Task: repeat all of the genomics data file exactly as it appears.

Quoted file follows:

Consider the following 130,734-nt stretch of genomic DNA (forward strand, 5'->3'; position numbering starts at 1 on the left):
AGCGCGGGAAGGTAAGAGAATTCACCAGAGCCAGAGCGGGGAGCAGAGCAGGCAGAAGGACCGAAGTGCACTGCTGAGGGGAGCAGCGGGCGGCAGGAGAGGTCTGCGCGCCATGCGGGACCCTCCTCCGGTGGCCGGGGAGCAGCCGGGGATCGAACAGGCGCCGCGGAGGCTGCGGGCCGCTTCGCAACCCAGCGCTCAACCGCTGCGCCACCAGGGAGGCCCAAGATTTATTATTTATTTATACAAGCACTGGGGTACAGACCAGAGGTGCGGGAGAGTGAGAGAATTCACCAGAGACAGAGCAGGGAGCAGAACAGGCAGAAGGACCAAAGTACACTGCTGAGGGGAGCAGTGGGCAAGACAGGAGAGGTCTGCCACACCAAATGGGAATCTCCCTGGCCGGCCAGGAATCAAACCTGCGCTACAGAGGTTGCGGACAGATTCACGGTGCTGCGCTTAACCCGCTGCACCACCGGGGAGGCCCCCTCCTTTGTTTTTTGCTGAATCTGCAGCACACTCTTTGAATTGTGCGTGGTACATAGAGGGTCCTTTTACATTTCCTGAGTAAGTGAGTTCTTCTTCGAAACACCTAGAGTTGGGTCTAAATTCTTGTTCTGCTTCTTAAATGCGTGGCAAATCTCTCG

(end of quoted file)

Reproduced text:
Consider the following 130,734-nt stretch of genomic DNA (forward strand, 5'->3'; position numbering starts at 1 on the left):
AGCGCGGGAAGGTAAGAGAATTCACCAGAGCCAGAGCGGGGAGCAGAGCAGGCAGAAGGACCGAAGTGCACTGCTGAGGGGAGCAGCGGGCGGCAGGAGAGGTCTGCGCGCCATGCGGGACCCTCCTCCGGTGGCCGGGGAGCAGCCGGGGATCGAACAGGCGCCGCGGAGGCTGCGGGCCGCTTCGCAACCCAGCGCTCAACCGCTGCGCCACCAGGGAGGCCCAAGATTTATTATTTATTTATACAAGCACTGGGGTACAGACCAGAGGTGCGGGAGAGTGAGAGAATTCACCAGAGACAGAGCAGGGAGCAGAACAGGCAGAAGGACCAAAGTACACTGCTGAGGGGAGCAGTGGGCAAGACAGGAGAGGTCTGCCACACCAAATGGGAATCTCCCTGGCCGGCCAGGAATCAAACCTGCGCTACAGAGGTTGCGGACAGATTCACGGTGCTGCGCTTAACCCGCTGCACCACCGGGGAGGCCCCCTCCTTTGTTTTTTGCTGAATCTGCAGCACACTCTTTGAATTGTGCGTGGTACATAGAGGGTCCTTTTACATTTCCTGAGTAAGTGAGTTCTTCTTCGAAACACCTAGAGTTGGGTCTAAATTCTTGTTCTGCTTCTTAAATGCGTGGCAAATCTCTCG